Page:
“Lesson 33: Doctrine and Covenants 27,” Doctrine and Covenants and Church History Seminary Teacher Manual (2013)
“Lesson 33,” Doctrine and Covenants and Church History Seminary Teacher Manual
In August 1830, Newel Knight and his wife, Sally, traveled to Harmony, Pennsylvania, to visit the Prophet Joseph Smith. Sally Knight and Emma Smith had been baptized earlier in the summer but had not yet been confirmed because of persecution by a mob. During the Knights’ visit to Harmony, it was determined that Sally and Emma should be confirmed and that the group, along with John Whitmer, would partake of the sacrament together. When Joseph went out to obtain wine for the sacrament, he was met by a heavenly messenger who communicated the revelation now recorded in Doctrine and Covenants 27.
If available, display some potato peelings and ask students to guess what spiritual purpose they might be used for. After a few responses, invite a student to read the following statement from President Ezra Taft Benson’s recollection of his visit to war-torn Europe following World War II:
“I cannot forget the French Saints who, unable to obtain bread, used potato peelings for the emblems of the sacrament” (“Prepare for the Days of Tribulation,” Ensign, Nov. 1980, 33–34).
What would you think if you saw potato peelings being used for the sacrament?
Why do you think it was acceptable for the French Saints to use something other than bread for the emblems of the sacrament?
To give students the historical context for the revelation recorded in Doctrine and Covenants 27, summarize the information given in the introduction to the lesson. Invite a student to read Doctrine and Covenants 27:1–2 aloud. Ask the class to follow along, looking for what the angel told Joseph Smith about the emblems of the sacrament.
What did the messenger teach Joseph Smith about what we should eat or drink as we partake of the sacrament? (What we use as emblems of the sacrament is not as important as what those emblems help us remember.)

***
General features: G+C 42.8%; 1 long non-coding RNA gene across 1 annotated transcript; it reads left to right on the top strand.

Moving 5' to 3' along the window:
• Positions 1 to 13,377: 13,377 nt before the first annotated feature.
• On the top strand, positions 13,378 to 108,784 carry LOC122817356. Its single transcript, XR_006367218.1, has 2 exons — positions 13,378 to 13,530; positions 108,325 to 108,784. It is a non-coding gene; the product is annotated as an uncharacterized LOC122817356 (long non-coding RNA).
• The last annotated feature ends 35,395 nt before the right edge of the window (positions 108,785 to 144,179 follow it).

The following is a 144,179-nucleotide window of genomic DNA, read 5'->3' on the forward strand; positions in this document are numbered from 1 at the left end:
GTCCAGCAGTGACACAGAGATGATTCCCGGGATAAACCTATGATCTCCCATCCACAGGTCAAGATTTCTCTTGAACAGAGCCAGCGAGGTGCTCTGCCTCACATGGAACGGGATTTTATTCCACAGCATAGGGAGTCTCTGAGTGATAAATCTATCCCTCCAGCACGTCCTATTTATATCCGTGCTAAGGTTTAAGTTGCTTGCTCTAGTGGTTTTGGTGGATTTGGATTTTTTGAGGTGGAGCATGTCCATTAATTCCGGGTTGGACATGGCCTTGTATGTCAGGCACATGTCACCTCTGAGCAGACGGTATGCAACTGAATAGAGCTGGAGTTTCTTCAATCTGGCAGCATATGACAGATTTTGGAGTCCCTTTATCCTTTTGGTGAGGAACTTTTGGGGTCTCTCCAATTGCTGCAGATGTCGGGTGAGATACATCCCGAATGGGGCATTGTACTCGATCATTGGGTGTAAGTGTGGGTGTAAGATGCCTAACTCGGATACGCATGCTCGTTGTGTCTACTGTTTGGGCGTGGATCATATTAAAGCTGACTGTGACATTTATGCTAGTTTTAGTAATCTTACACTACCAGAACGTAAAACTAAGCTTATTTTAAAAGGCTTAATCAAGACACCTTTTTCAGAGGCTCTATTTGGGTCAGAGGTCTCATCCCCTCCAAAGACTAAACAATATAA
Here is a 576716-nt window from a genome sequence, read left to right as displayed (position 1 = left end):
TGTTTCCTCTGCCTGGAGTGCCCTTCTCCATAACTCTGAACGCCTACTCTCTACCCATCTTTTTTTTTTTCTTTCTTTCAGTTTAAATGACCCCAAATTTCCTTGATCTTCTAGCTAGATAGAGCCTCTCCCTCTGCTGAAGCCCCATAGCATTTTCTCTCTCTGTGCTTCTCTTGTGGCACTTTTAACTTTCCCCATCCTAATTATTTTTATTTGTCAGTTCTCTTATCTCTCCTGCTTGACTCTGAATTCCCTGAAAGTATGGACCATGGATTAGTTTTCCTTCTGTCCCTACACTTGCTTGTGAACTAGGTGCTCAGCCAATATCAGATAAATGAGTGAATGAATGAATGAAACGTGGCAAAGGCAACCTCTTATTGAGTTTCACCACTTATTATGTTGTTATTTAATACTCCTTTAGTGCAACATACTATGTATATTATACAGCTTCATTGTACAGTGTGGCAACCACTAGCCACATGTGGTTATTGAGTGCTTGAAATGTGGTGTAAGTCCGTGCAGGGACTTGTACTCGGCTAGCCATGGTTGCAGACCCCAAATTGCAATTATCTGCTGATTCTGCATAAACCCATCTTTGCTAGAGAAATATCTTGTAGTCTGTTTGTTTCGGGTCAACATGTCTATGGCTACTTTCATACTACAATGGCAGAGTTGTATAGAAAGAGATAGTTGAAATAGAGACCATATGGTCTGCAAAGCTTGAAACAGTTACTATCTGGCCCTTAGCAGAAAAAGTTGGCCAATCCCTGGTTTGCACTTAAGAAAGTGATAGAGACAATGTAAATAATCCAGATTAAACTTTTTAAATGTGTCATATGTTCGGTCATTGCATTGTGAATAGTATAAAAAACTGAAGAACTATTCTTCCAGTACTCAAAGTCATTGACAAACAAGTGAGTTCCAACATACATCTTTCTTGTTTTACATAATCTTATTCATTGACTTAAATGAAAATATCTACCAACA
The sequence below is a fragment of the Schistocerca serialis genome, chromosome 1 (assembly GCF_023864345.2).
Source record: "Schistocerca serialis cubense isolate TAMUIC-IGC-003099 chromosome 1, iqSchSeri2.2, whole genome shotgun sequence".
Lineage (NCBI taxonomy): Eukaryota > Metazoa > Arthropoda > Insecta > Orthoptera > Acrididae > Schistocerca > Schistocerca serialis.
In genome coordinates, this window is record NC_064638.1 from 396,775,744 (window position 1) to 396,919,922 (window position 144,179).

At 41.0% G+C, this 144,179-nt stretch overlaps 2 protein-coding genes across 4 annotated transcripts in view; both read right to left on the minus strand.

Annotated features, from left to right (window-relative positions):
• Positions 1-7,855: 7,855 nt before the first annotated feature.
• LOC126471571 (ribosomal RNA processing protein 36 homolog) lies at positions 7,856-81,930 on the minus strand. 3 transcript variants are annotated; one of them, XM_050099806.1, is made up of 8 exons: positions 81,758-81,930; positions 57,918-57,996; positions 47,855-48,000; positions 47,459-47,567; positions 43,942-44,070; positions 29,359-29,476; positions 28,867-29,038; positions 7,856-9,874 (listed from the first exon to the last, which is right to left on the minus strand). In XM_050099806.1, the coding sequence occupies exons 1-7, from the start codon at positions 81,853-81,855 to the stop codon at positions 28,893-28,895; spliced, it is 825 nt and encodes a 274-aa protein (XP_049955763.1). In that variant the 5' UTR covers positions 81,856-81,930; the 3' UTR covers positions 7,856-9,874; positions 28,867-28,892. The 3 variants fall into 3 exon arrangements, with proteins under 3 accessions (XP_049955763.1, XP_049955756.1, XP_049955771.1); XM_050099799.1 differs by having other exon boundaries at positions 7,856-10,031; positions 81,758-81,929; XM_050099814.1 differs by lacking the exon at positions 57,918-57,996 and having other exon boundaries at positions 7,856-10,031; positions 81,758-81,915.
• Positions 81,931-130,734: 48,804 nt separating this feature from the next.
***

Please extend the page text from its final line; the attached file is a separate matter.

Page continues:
According to these verses, what should be our focus as we partake of the sacrament? (Students may use different words, but their responses should reflect the following principle: As we partake of the sacrament, we are to remember the atoning sacrifice of Jesus Christ. You might want to suggest that students mark this truth in Doctrine and Covenants 27:2. As part of the discussion, you may need to explain that we have “an eye single to [the Lord’s] glory” when we focus on Him and align our will with His.)
To help students feel the importance of this truth and consider how it can apply in their lives, discuss the following questions:
What have you experienced when you have reflected upon the Savior’s atoning sacrifice during the administration of the sacrament?
What can we do to improve our ability to remember the sacrifice of Jesus Christ and partake of the sacrament “with an eye single to [His] glory”?
Invite students to write in their class notebooks or scripture study journals about what they will do to prepare to partake of the sacrament each week. Encourage them to consider ways to remember Jesus Christ and the meaning behind the emblems of the sacrament. You may want to invite a few of them to share what they have written.
Summarize Doctrine and Covenants 27:3–4 by explaining that the Lord warned Joseph Smith not to purchase wine or strong drink (any drink with intoxicating qualities) from the enemies of the Church for use in the sacrament. They were to use only wine that was “made new” by the Saints. It may be helpful for your students to know that the Word of Wisdom would not be revealed for another two and a half years (see D&C 89) and that in the Church today we use water for the sacrament.
Ask students to ponder how their experience of partaking of the sacrament might change if they were partaking of it in the presence of the Savior. Invite a few students to share their thoughts.
Remind students that the Savior introduced the ordinance of the sacrament to His Apostles at the Last Supper. On this occasion, Jesus Christ prophesied of a time when He would return to the earth and partake of the sacrament again with His disciples (see Matthew 26:26–29).
Explain that in Doctrine and Covenants 27:5–12, the Lord specifically named some of the individuals who will attend this meeting. Invite students to scan these verses and identify (1) who these individuals are and (2) if mentioned, what keys or responsibilities they have. Invite a student to list this information on the board as the rest of the class reports what they have found. (You may want to explain that throughout the earth’s history the Lord has given priesthood authority to righteous men to help administer His gospel. He has also given priesthood keys to priesthood leaders so they can direct, control, and govern the use of His priesthood on earth.)
When the list is complete, invite a student to read Doctrine and Covenants 27:12–13 aloud. Ask the class to follow along and identify the keys the Lord gave to the Prophet Joseph Smith.
What keys did the Lord commit, or give, to the Prophet Joseph Smith? (Invite a student to add Joseph Smith and keys of the Lord’s kingdom to the list on the board.)
Point out that many of the prophets whose names are found in Doctrine and Covenants 27 visited Joseph Smith to bestow keys upon him.